Saturday, January 27, 2007

Is it working?

In reading through some old posts I had clipped but not done anything with, I ran across this one from blogessor about what we mean when we say something works. This is something that I have been thinking about a lot lately.

I have put a ton of work into developing my courses this semester. I am having students blog and we are using a wiki and reading and writing a lot in both my reading and writing classes. Now, a week into the semester, I would have to say that these things don't seem to be working the way I wish they were. My student (Yes, at the moment, ther is only one in each of thse classes. Of course, at the moment there is only one in the whole ESL program, but that is another story for another day.) isn't embracing the tools as I had hoped he would. He has blogged on a class blog before, so this isn't an entirely new experience for him. He has done webquests before, which is basically what we are starting with on the wiki. So what is the problem? Why isn't he more excited?

I don't think we can decide whether or not something works based on students' initial response to it. But I wonder sometimes how long we continue an activity before we decide it isn't working. If I wait all semester to give this student a chance to really try out the wiki and personal blogging and he never "gets" it, am I doing him a disservice?

The worst thing about having real small classes is that there is no momentum built. If this student doesn't immediately buy into the blog and the wiki, there is no one to pull hm along into it, to serve as an example, to build enthusiasm for it.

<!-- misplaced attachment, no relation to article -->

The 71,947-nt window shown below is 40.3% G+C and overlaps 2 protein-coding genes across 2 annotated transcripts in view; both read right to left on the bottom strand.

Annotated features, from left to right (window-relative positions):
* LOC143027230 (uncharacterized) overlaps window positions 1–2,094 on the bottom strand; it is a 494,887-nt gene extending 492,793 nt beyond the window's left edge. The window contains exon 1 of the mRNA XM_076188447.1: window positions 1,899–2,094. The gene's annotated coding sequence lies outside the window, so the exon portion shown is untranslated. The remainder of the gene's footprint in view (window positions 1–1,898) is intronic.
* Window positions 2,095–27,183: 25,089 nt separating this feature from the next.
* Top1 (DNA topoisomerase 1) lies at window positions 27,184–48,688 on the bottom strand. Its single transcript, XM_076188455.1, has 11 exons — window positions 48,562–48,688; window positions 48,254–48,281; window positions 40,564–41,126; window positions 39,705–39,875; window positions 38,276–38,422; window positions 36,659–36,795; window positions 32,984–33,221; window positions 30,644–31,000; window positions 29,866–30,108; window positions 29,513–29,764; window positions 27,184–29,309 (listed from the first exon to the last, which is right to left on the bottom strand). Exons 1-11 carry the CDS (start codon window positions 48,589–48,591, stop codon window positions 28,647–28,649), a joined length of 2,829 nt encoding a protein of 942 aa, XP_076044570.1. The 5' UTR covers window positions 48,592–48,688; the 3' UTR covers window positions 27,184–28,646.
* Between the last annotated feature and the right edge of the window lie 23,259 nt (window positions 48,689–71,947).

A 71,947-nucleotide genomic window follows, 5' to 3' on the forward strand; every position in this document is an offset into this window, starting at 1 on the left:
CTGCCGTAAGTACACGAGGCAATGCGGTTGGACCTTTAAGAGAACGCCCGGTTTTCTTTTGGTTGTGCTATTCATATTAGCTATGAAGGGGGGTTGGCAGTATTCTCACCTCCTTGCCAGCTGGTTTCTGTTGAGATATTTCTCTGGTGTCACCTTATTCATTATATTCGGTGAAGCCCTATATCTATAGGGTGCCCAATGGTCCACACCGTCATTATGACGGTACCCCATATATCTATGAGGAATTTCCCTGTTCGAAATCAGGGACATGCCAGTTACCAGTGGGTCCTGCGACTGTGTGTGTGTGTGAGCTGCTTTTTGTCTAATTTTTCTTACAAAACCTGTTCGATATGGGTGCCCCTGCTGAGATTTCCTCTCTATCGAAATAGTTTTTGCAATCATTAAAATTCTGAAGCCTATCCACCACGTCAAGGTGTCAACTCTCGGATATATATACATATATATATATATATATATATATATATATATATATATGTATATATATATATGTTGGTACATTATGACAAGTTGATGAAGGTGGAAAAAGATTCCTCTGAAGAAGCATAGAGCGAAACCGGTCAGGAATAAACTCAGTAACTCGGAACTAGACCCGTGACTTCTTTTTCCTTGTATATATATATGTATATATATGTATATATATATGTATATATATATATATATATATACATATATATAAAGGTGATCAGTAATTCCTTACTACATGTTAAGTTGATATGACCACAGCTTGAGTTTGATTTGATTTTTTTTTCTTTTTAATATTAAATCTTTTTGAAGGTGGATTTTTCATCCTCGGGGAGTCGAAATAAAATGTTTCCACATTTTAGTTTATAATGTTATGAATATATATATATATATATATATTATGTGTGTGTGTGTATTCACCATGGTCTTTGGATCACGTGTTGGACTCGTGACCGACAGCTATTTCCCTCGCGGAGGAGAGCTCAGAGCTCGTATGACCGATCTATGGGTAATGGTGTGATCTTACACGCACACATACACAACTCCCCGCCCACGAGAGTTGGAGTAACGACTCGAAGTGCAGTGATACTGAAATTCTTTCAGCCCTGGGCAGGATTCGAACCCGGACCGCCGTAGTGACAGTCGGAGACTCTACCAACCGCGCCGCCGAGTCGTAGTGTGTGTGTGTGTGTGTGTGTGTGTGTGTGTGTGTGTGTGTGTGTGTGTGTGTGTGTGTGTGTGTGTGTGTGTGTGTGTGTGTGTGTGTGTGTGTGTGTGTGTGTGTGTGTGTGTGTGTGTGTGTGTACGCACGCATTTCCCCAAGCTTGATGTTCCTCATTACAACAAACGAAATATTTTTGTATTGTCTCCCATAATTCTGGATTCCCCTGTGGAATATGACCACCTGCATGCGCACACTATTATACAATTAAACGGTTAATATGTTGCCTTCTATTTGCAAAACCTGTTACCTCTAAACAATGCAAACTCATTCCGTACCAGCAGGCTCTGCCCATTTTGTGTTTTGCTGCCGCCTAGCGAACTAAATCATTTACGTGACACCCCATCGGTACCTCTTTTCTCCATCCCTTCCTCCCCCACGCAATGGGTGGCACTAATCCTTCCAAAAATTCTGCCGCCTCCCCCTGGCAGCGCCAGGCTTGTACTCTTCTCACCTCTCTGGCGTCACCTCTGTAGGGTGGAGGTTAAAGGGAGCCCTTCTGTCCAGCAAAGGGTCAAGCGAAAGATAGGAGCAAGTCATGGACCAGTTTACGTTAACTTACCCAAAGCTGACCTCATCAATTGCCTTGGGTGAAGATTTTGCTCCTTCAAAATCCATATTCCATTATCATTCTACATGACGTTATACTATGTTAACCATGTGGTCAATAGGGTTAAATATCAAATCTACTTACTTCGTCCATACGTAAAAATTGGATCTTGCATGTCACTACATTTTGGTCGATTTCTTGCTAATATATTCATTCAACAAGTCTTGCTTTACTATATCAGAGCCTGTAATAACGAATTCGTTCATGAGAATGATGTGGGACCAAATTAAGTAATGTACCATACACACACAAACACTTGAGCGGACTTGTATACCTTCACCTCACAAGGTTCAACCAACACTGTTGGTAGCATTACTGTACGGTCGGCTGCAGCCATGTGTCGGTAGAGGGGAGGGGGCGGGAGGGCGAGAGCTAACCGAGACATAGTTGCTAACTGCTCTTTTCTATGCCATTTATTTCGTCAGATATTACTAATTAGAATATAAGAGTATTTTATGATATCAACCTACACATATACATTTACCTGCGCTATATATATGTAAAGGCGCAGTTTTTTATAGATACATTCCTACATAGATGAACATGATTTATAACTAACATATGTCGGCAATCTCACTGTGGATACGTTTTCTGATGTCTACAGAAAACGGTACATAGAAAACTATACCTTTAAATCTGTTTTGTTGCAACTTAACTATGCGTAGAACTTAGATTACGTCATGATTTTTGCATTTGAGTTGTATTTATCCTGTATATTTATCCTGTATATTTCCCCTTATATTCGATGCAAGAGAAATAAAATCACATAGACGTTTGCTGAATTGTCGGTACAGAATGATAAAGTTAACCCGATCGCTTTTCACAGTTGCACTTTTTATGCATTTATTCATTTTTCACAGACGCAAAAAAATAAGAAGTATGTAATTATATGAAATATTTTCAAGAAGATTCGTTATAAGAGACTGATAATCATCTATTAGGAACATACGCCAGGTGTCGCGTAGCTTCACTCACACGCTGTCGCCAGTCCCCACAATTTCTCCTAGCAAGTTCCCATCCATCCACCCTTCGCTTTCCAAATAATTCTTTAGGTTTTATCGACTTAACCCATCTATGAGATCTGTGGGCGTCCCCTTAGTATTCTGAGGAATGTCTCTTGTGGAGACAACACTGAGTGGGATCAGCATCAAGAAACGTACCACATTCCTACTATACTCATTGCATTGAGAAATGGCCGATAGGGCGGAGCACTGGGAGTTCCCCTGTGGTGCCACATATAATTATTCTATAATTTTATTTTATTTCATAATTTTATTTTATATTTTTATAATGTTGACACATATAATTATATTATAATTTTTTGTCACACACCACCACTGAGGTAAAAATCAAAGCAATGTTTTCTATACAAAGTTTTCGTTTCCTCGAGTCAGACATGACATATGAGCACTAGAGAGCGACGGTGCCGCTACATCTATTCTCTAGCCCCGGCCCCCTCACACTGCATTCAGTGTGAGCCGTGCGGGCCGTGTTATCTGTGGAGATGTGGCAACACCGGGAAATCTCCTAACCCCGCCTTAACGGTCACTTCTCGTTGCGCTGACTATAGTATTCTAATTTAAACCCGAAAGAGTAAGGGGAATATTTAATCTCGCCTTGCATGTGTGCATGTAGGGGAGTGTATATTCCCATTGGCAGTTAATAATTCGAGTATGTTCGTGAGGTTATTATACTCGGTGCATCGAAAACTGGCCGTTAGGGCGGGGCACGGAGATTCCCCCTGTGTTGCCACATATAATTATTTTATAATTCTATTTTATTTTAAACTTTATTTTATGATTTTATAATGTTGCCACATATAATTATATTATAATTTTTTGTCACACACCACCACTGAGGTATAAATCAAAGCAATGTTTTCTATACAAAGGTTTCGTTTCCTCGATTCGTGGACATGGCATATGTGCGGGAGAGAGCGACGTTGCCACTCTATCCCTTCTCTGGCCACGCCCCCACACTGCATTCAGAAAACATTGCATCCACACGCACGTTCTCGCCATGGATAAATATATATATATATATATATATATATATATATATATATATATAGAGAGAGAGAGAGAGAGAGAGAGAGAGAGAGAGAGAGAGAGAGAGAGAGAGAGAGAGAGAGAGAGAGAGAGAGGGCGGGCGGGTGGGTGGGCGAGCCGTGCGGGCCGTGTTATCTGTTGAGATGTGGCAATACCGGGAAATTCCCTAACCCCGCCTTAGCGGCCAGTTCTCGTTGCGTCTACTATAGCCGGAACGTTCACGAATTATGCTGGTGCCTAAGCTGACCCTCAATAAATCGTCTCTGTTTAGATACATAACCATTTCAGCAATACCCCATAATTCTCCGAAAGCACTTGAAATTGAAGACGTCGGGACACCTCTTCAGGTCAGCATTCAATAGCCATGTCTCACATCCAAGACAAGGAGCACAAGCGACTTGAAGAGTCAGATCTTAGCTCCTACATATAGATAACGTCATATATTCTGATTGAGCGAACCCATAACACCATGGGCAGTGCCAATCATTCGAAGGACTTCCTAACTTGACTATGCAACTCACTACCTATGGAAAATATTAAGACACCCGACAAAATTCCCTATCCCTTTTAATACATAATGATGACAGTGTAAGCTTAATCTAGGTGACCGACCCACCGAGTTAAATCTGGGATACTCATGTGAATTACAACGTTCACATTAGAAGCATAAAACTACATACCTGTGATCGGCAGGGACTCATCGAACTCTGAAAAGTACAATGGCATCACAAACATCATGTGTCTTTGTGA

And I will admit, it seems a little odd to be using these social tools in a situation where there is no built-in audience. What is the purpose of doing this online rather than on paper? I know that my purpose is structuring the course this way was to increase my students' computer literacy and to generate a different energy in the class by doing something different. The computer literacy goal is still valid, and my student will improve his ability to use a computer and to function online. But the energy thing is going to be harder to achieve.

Obviously, I will have to wait until the end of the semester to really evaluate all this. But I can't help asking myself on an almost daily basis whether or not it is really working.

2 comments:

ar-romdee said...

Thai student
My name 's Benyapa. I 'm a student at BC in Thailand.Now, you have a problem about teaching technology because your students 're not response to it,That right?
Most of your students come from?
In my humble opinion, playing game is good way coz my teacher quite use this way to make a good relationship with his students.

Mr. Miller said...

Nancy: I agree that it is often difficult to figure out what "works," and students' initial response is not typically the most reliable assessment. It's good to see other educators grappling with some of the same issues I have as I test the waters with blogs and wikis. I guess our challenge is to embed it in our classroom so it's not just replacing paper with online. Easier said than done. One thing I am doing on my new wiki - and it's still early so I don't know if it "works" - is requiring students to post responses to other student pages. By forcing the students - ie teaching? - I'm hoping to show them the power of what we're doing. Who knows where it will go, but I like being on the trip to find out. I also enjoy your blog. Thanks!